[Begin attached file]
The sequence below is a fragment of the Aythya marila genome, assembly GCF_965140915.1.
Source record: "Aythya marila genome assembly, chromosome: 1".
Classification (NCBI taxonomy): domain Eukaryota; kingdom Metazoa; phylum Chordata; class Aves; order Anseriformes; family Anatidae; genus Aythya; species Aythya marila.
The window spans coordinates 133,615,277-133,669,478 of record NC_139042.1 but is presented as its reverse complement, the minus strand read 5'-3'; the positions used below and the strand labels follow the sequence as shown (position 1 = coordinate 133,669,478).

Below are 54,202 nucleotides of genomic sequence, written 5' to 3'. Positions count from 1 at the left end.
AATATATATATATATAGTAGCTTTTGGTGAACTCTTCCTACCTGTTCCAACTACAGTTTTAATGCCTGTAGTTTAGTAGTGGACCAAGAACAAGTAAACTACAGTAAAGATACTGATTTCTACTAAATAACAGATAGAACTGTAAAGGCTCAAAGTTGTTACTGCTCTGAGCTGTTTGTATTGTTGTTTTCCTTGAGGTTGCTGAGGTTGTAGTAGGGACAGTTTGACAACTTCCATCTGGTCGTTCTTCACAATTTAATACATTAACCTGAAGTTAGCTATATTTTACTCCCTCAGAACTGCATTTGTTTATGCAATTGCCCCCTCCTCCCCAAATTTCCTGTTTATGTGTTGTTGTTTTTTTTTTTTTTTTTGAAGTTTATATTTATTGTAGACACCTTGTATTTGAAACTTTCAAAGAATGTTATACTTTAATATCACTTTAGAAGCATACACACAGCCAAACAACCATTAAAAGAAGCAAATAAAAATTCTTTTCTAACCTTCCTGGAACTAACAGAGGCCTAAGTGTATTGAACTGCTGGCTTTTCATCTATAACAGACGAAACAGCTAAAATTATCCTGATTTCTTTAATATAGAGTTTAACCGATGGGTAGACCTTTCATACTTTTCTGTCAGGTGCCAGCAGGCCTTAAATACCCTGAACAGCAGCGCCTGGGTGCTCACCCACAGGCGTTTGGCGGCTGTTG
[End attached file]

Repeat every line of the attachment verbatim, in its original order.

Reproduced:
The sequence below is a fragment of the Aythya marila genome, assembly GCF_965140915.1.
Source record: "Aythya marila genome assembly, chromosome: 1".
Classification (NCBI taxonomy): domain Eukaryota; kingdom Metazoa; phylum Chordata; class Aves; order Anseriformes; family Anatidae; genus Aythya; species Aythya marila.
The window spans coordinates 133,615,277-133,669,478 of record NC_139042.1 but is presented as its reverse complement, the minus strand read 5'-3'; the positions used below and the strand labels follow the sequence as shown (position 1 = coordinate 133,669,478).

Below are 54,202 nucleotides of genomic sequence, written 5' to 3'. Positions count from 1 at the left end.
AATATATATATATATAGTAGCTTTTGGTGAACTCTTCCTACCTGTTCCAACTACAGTTTTAATGCCTGTAGTTTAGTAGTGGACCAAGAACAAGTAAACTACAGTAAAGATACTGATTTCTACTAAATAACAGATAGAACTGTAAAGGCTCAAAGTTGTTACTGCTCTGAGCTGTTTGTATTGTTGTTTTCCTTGAGGTTGCTGAGGTTGTAGTAGGGACAGTTTGACAACTTCCATCTGGTCGTTCTTCACAATTTAATACATTAACCTGAAGTTAGCTATATTTTACTCCCTCAGAACTGCATTTGTTTATGCAATTGCCCCCTCCTCCCCAAATTTCCTGTTTATGTGTTGTTGTTTTTTTTTTTTTTTTTGAAGTTTATATTTATTGTAGACACCTTGTATTTGAAACTTTCAAAGAATGTTATACTTTAATATCACTTTAGAAGCATACACACAGCCAAACAACCATTAAAAGAAGCAAATAAAAATTCTTTTCTAACCTTCCTGGAACTAACAGAGGCCTAAGTGTATTGAACTGCTGGCTTTTCATCTATAACAGACGAAACAGCTAAAATTATCCTGATTTCTTTAATATAGAGTTTAACCGATGGGTAGACCTTTCATACTTTTCTGTCAGGTGCCAGCAGGCCTTAAATACCCTGAACAGCAGCGCCTGGGTGCTCACCCACAGGCGTTTGGCGGCTGTTG